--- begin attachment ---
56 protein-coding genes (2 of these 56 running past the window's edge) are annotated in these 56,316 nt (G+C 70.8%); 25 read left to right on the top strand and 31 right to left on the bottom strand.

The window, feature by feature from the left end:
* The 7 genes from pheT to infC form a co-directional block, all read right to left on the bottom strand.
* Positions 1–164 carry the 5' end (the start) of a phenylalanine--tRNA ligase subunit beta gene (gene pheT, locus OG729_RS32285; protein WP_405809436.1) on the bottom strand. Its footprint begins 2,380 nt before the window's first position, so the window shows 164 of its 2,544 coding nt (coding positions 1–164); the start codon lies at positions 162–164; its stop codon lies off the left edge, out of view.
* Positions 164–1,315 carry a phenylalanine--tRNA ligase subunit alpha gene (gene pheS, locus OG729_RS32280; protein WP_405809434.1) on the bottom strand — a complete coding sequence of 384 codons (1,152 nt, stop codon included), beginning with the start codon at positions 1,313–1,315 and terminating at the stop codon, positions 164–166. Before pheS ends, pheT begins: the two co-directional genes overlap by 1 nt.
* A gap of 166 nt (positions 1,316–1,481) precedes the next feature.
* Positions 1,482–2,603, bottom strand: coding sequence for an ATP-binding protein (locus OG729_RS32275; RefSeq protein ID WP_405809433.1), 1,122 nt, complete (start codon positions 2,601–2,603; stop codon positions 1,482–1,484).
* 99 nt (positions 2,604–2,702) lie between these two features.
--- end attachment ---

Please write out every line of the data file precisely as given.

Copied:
56 protein-coding genes (2 of these 56 running past the window's edge) are annotated in these 56,316 nt (G+C 70.8%); 25 read left to right on the top strand and 31 right to left on the bottom strand.

The window, feature by feature from the left end:
* The 7 genes from pheT to infC form a co-directional block, all read right to left on the bottom strand.
* Positions 1–164 carry the 5' end (the start) of a phenylalanine--tRNA ligase subunit beta gene (gene pheT, locus OG729_RS32285; protein WP_405809436.1) on the bottom strand. Its footprint begins 2,380 nt before the window's first position, so the window shows 164 of its 2,544 coding nt (coding positions 1–164); the start codon lies at positions 162–164; its stop codon lies off the left edge, out of view.
* Positions 164–1,315 carry a phenylalanine--tRNA ligase subunit alpha gene (gene pheS, locus OG729_RS32280; protein WP_405809434.1) on the bottom strand — a complete coding sequence of 384 codons (1,152 nt, stop codon included), beginning with the start codon at positions 1,313–1,315 and terminating at the stop codon, positions 164–166. Before pheS ends, pheT begins: the two co-directional genes overlap by 1 nt.
* A gap of 166 nt (positions 1,316–1,481) precedes the next feature.
* Positions 1,482–2,603, bottom strand: coding sequence for an ATP-binding protein (locus OG729_RS32275; RefSeq protein ID WP_405809433.1), 1,122 nt, complete (start codon positions 2,601–2,603; stop codon positions 1,482–1,484).
* 99 nt (positions 2,604–2,702) lie between these two features.